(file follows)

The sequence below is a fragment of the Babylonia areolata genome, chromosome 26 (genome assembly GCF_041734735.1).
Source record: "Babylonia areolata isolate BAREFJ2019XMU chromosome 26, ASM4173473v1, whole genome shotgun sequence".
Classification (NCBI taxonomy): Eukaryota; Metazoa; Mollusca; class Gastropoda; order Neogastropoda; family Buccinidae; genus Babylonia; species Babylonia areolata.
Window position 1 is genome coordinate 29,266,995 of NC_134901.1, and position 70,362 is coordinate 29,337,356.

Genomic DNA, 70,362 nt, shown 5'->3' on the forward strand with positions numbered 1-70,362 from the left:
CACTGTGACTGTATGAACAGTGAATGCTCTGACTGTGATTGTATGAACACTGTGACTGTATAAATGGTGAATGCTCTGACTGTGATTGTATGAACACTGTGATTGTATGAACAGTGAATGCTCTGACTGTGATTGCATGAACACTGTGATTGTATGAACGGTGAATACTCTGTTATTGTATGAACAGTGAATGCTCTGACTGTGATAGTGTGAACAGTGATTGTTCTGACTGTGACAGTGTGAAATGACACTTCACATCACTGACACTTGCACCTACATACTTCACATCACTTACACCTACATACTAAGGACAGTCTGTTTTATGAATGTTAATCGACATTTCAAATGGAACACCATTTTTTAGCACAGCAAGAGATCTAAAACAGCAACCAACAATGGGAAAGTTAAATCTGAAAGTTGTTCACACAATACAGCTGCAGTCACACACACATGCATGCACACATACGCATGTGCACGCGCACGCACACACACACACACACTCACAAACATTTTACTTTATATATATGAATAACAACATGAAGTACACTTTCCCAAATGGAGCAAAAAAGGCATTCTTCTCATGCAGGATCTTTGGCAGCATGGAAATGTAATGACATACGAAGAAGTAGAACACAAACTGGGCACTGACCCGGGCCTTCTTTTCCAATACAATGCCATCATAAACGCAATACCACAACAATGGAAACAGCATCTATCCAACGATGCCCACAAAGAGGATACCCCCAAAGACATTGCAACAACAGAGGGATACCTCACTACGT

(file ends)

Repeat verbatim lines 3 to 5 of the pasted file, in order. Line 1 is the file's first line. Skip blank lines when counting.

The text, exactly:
Classification (NCBI taxonomy): Eukaryota; Metazoa; Mollusca; class Gastropoda; order Neogastropoda; family Buccinidae; genus Babylonia; species Babylonia areolata.
Window position 1 is genome coordinate 29,266,995 of NC_134901.1, and position 70,362 is coordinate 29,337,356.

Genomic DNA, 70,362 nt, shown 5'->3' on the forward strand with positions numbered 1-70,362 from the left: